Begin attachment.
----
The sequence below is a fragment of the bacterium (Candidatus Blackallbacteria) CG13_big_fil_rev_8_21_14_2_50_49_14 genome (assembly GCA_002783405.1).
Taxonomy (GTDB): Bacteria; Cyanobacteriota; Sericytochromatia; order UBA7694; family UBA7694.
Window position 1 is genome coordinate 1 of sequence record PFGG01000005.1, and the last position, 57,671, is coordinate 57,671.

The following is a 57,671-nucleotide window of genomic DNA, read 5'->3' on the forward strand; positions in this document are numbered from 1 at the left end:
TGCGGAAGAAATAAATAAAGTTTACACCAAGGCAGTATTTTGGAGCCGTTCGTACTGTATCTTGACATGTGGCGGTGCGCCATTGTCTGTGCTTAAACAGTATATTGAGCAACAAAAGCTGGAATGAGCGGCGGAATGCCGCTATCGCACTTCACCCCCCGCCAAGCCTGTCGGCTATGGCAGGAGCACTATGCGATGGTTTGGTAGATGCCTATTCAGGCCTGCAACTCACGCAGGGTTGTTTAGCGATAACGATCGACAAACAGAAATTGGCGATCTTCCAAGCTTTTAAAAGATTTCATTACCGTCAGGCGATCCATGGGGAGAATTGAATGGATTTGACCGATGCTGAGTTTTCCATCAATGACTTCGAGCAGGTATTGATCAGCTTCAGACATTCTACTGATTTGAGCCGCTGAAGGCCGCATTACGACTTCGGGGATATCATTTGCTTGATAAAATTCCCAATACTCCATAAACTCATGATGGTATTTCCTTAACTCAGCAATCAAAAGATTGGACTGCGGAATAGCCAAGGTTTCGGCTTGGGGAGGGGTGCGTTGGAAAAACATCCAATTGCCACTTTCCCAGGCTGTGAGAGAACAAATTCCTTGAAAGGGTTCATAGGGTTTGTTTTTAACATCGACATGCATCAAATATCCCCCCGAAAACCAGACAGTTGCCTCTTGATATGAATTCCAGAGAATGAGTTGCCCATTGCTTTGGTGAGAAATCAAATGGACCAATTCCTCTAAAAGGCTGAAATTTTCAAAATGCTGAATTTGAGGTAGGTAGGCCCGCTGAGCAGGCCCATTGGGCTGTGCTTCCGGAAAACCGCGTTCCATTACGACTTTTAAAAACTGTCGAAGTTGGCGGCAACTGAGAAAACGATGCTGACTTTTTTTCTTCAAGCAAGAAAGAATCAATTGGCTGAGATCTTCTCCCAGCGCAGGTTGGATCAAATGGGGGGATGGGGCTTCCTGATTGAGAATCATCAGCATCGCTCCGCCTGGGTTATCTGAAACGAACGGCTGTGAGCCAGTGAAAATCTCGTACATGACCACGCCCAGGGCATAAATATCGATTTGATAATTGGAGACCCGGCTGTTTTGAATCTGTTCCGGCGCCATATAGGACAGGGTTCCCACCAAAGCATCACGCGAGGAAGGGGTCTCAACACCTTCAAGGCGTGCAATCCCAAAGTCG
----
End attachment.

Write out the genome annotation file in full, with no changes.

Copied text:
The sequence below is a fragment of the bacterium (Candidatus Blackallbacteria) CG13_big_fil_rev_8_21_14_2_50_49_14 genome (assembly GCA_002783405.1).
Taxonomy (GTDB): Bacteria; Cyanobacteriota; Sericytochromatia; order UBA7694; family UBA7694.
Window position 1 is genome coordinate 1 of sequence record PFGG01000005.1, and the last position, 57,671, is coordinate 57,671.

The following is a 57,671-nucleotide window of genomic DNA, read 5'->3' on the forward strand; positions in this document are numbered from 1 at the left end:
TGCGGAAGAAATAAATAAAGTTTACACCAAGGCAGTATTTTGGAGCCGTTCGTACTGTATCTTGACATGTGGCGGTGCGCCATTGTCTGTGCTTAAACAGTATATTGAGCAACAAAAGCTGGAATGAGCGGCGGAATGCCGCTATCGCACTTCACCCCCCGCCAAGCCTGTCGGCTATGGCAGGAGCACTATGCGATGGTTTGGTAGATGCCTATTCAGGCCTGCAACTCACGCAGGGTTGTTTAGCGATAACGATCGACAAACAGAAATTGGCGATCTTCCAAGCTTTTAAAAGATTTCATTACCGTCAGGCGATCCATGGGGAGAATTGAATGGATTTGACCGATGCTGAGTTTTCCATCAATGACTTCGAGCAGGTATTGATCAGCTTCAGACATTCTACTGATTTGAGCCGCTGAAGGCCGCATTACGACTTCGGGGATATCATTTGCTTGATAAAATTCCCAATACTCCATAAACTCATGATGGTATTTCCTTAACTCAGCAATCAAAAGATTGGACTGCGGAATAGCCAAGGTTTCGGCTTGGGGAGGGGTGCGTTGGAAAAACATCCAATTGCCACTTTCCCAGGCTGTGAGAGAACAAATTCCTTGAAAGGGTTCATAGGGTTTGTTTTTAACATCGACATGCATCAAATATCCCCCCGAAAACCAGACAGTTGCCTCTTGATATGAATTCCAGAGAATGAGTTGCCCATTGCTTTGGTGAGAAATCAAATGGACCAATTCCTCTAAAAGGCTGAAATTTTCAAAATGCTGAATTTGAGGTAGGTAGGCCCGCTGAGCAGGCCCATTGGGCTGTGCTTCCGGAAAACCGCGTTCCATTACGACTTTTAAAAACTGTCGAAGTTGGCGGCAACTGAGAAAACGATGCTGACTTTTTTTCTTCAAGCAAGAAAGAATCAATTGGCTGAGATCTTCTCCCAGCGCAGGTTGGATCAAATGGGGGGATGGGGCTTCCTGATTGAGAATCATCAGCATCGCTCCGCCTGGGTTATCTGAAACGAACGGCTGTGAGCCAGTGAAAATCTCGTACATGACCACGCCCAGGGCATAAATATCGATTTGATAATTGGAGACCCGGCTGTTTTGAATCTGTTCCGGCGCCATATAGGACAGGGTTCCCACCAAAGCATCACGCGAGGAAGGGGTCTCAACACCTTCAAGGCGTGCAATCCCAAAGTCG